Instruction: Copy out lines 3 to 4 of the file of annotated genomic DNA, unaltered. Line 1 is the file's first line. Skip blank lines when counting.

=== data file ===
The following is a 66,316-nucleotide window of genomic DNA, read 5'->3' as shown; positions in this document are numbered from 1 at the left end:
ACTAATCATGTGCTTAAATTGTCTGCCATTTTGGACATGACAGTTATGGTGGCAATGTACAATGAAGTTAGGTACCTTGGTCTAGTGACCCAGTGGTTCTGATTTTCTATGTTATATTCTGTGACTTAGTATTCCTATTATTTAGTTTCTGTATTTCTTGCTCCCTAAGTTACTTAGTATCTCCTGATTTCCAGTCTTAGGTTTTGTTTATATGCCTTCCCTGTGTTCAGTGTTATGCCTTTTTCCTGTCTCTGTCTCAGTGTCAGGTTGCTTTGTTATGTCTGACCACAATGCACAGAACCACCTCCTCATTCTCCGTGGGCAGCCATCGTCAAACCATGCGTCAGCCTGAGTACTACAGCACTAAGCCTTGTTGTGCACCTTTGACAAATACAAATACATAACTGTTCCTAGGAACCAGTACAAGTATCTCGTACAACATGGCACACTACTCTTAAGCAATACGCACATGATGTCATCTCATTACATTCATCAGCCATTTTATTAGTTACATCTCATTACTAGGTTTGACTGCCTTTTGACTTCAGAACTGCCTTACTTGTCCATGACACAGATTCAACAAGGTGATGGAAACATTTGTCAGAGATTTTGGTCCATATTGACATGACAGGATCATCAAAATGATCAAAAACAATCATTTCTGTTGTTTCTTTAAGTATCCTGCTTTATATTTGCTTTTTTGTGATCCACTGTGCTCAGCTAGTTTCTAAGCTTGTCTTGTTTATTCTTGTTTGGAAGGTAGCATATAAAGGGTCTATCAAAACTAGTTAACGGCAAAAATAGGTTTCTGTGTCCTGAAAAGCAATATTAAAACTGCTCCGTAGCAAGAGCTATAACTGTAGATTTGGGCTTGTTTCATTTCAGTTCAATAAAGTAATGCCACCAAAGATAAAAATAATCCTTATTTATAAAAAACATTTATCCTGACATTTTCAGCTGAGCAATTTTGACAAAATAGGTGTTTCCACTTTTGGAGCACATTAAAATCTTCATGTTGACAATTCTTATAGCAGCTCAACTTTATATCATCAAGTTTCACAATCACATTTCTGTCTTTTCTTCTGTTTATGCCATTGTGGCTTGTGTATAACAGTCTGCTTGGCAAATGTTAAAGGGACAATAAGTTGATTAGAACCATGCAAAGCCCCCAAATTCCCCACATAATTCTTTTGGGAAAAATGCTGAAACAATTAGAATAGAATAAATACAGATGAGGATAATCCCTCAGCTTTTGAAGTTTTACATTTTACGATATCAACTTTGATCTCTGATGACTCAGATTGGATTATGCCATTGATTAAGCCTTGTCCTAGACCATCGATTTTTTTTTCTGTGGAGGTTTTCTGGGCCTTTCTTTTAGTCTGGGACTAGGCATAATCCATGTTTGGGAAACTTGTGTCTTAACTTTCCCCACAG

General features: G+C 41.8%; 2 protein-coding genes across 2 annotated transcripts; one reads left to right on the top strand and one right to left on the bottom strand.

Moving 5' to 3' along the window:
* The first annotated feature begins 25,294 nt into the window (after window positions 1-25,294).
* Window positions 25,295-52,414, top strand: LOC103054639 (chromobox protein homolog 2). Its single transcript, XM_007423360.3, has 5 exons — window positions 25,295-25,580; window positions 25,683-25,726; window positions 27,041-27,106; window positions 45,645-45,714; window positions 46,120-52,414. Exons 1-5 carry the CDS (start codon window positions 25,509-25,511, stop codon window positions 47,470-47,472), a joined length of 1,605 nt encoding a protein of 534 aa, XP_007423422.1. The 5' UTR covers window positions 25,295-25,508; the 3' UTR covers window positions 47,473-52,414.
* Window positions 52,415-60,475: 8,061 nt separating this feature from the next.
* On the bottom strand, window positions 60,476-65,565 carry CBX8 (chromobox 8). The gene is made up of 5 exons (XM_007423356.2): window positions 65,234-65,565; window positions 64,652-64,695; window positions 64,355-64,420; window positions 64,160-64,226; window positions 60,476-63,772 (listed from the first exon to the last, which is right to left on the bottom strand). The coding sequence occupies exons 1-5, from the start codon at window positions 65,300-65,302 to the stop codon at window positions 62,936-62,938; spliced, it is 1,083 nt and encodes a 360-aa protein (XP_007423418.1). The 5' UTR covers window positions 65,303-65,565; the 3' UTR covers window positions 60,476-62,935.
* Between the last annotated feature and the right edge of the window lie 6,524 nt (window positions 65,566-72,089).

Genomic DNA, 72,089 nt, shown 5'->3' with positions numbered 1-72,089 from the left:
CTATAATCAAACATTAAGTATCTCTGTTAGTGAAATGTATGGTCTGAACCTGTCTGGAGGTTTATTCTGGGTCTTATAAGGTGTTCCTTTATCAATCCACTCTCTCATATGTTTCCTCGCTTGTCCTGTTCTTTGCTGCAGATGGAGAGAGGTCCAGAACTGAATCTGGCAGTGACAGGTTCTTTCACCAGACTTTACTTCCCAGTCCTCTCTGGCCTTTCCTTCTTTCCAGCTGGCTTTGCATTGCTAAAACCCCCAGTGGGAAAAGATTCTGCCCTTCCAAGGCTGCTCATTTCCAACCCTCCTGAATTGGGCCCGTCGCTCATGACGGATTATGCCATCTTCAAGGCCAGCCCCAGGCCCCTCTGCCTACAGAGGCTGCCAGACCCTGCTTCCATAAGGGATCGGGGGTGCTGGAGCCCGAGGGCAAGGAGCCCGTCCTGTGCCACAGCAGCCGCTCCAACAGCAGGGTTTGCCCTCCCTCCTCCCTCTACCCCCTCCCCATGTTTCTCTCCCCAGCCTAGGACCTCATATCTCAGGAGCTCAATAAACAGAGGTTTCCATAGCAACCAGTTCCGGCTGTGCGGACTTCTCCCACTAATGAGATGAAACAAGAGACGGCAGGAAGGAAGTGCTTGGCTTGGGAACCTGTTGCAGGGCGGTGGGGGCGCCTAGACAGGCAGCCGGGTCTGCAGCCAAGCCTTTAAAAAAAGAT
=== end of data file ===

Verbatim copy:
General features: G+C 41.8%; 2 protein-coding genes across 2 annotated transcripts; one reads left to right on the top strand and one right to left on the bottom strand.

Moving 5' to 3' along the window: